ACR Bulletin

Covering topics relevant to the practice of radiology

Into the Unknown

Much remains to be seen regarding how AI will affect our practices, patients, and bottom lines.
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Until AI’s role in radiology is better understood, it is difficult to design a payment model; until payment exists for AI, its development and role will remain unclear.

—Bulletin Author
December 28, 2020

Nearly all radiologists have faced the unknown. Common scenarios include encroachment upon one’s turf, decisions on whether a new cardiaccapable CT scanner will be located in radiology or cardiology, and practice mergers changing competition in regional markets. Handling these situations requires acknowledging that change is coming without knowing what form it will take and realizing its potential effects on your practice’s operations and income.  

There’s no blueprint to handle the unknown. To set themselves up for success, radiologists can navigate these waters by gaining expertise, becoming involved in decision-making, and shaping the ultimate outcome. AI is another example of the unknown. We have heard predictions that it might replace radiologists someday. In reality, no one knows where AI is going or the course it will take.   Similarly, how AI will be reimbursed remains unknown. In fact, the lack of payment policy is a contributing factor to the unpredictability of AI integration into clinical radiology practice and sets up a “chicken and egg” conundrum. Until AI’s role in radiology is better understood, it is difficult to design a payment model; until payment exists for AI, its development and role will remain unclear.  

Many factors contribute to the lack of established payment policy for AI. First, AI technology development is changing faster than the existing payment policy process, which is oriented toward traditional technologies that evolve slowly. Second, the term “AI” means different things to different people and is often used in an all-encompassing manner. It is applied to algorithms that are autonomous and function independently of the radiologist, to technologies that identify imperceptible findings that actually increase complexity and interpretive tasks of radiologists — and to everything in between. A one-size-fits-all approach is limiting and problematic.   A successful AI payment policy needs to recognize and incorporate how AI is applied clinically and its effect on radiologists’ work. For example, a well-designed payment system would distinguish among AI technologies that complement radiologists, supplement radiologists, or function autonomously.  

Complementary AI technology improves a radiologist’s performance by acting as a separate set of eyes (conducting a task that human beings can accomplish). Computer-aided detection (CAD) in mammography is a long-standing example; the computer and radiologist both search for microcalcifications and other actionable findings and therefore complement each other. Interestingly, payment policy for CAD has existed for more than a decade and is incorporated into mammography billing codes.   Supplementary AI technology adds to what a radiologist can accomplish. Technologies exist that identify findings below the threshold of human perception; examples include detecting otherwise imperceptible early changes of emphysema or vertebral body compression fractures. This AI information adds work by requiring the radiologist to analyze and interpret those additional findings in the context of an individual patient. A well-designed and fair payment system would recognize and pay for the additional work resulting from incorporating AI into clinical care. Autonomous AI systems analyze imaging data and generate reports. Despite some predictions, this would most likely change the radiologist’s role rather than obviate it. In fact, radiologists might become more integral to patient care if these models involve integrating data from multiple clinical sources, such as amalgamating imaging findings with pathology results and oncologic notes.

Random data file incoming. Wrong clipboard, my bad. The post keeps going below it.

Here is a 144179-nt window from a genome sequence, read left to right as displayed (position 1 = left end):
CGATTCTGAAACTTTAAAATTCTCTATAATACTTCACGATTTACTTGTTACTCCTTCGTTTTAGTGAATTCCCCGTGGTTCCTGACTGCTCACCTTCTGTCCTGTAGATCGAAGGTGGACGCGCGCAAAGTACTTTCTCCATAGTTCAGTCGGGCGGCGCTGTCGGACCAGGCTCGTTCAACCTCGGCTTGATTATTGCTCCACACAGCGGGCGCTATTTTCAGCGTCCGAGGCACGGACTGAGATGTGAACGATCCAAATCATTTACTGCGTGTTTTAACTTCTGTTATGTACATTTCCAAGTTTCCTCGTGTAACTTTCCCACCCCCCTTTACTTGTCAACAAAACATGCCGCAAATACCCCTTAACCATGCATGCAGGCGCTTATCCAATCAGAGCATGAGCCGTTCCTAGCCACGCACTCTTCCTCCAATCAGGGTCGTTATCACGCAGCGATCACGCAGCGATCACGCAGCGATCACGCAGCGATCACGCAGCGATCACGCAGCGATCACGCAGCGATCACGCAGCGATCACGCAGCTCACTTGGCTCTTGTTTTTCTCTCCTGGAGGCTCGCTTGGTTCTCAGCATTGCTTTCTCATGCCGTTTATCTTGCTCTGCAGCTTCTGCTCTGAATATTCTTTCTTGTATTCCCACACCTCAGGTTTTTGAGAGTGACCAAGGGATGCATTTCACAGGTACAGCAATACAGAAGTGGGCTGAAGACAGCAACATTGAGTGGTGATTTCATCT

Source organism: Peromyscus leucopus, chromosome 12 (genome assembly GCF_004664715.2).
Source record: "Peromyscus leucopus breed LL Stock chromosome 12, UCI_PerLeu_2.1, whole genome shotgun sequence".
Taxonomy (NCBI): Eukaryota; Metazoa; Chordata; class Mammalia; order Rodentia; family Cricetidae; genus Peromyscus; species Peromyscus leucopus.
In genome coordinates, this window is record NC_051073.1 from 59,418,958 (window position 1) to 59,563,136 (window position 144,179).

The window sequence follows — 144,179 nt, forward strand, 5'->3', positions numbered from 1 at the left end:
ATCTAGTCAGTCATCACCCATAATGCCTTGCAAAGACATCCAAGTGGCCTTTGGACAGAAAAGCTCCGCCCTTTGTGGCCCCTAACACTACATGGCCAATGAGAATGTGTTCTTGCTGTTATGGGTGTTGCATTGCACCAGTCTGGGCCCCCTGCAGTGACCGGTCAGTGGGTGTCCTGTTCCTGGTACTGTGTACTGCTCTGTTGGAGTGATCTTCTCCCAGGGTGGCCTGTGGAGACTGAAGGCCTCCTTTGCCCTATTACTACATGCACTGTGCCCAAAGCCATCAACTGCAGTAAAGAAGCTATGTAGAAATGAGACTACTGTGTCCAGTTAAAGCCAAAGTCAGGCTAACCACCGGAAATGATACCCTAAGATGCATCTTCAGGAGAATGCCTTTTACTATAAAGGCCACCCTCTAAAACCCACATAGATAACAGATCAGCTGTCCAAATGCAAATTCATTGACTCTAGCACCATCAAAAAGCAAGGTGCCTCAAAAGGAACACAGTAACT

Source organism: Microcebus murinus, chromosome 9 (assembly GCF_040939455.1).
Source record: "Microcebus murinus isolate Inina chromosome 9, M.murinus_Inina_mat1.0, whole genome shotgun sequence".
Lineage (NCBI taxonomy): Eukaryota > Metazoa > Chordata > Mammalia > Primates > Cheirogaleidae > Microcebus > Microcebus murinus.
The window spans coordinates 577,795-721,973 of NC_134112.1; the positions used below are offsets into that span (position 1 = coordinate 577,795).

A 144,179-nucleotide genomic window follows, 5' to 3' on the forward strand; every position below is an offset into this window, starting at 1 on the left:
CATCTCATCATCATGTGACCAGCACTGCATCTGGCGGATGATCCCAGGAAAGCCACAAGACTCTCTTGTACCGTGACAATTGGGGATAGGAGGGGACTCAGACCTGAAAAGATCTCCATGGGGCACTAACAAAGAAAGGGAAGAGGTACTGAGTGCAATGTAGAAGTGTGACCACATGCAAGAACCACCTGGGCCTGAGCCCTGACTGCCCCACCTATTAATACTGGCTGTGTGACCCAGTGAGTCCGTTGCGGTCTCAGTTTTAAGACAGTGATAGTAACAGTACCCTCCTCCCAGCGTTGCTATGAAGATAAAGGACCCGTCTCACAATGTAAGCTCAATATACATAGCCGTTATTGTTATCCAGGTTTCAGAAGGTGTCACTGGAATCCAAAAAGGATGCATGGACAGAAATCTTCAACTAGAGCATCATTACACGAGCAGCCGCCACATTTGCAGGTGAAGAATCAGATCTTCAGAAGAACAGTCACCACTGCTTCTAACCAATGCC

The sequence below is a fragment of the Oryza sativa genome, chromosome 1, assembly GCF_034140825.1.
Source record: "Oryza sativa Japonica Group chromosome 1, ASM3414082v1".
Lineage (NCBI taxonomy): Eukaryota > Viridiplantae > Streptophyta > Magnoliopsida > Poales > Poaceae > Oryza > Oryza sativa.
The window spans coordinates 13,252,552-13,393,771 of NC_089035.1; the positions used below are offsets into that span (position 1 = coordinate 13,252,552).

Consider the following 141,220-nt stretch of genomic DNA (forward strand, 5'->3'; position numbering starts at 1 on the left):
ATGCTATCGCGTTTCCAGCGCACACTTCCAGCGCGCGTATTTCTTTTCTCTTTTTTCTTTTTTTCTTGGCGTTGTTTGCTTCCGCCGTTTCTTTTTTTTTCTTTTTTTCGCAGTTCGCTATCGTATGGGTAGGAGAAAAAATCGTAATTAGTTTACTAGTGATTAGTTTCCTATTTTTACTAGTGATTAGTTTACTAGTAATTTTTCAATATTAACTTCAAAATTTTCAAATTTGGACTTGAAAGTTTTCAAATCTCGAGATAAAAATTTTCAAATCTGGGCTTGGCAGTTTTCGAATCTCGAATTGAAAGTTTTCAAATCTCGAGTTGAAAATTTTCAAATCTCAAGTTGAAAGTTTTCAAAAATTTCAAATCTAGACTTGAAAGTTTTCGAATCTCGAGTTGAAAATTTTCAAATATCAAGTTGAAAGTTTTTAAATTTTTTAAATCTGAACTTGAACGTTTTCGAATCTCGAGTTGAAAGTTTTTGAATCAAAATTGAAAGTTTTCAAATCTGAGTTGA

AI payment policy is in its infancy and its future is unclear. Where it ends up will undoubtedly affect radiologists’ operations and reimbursement. As these tools evolve, the ACR is helping radiologists do what they do best. The College is enabling us to become experts, involving us in the decision-making process, and positioning us to influence the course and outcome of AI payment policy.  

Specifically, the ACR’s Data Science Institute® works with industry leaders to shape AI technology in a radiologist-friendly manner. The ACR Commission on Economics’ Coding and Nomenclature Committee crafts CPT® codes and represents radiologists’ interests to the AMA’s CPT Editorial Panel that is charged with approving these codes. The Relative Value Scale Update Committee advocates for appropriate reimbursement for these approved codes. Finally, the Commission on Governmental Relations monitors regulations affecting utilization and reimbursement of new technology. 

AI is coming and will change how radiologists work and how we are reimbursed. At this time, the future of AI reimbursement is unknown. However, the ACR is positioned to influence the payment process and represent its members’ interests in this new frontier.

Author Timothy A. Crummy, MD, MHA, FACR,  Vice Chair, ACR Coding and Nomenclature Committee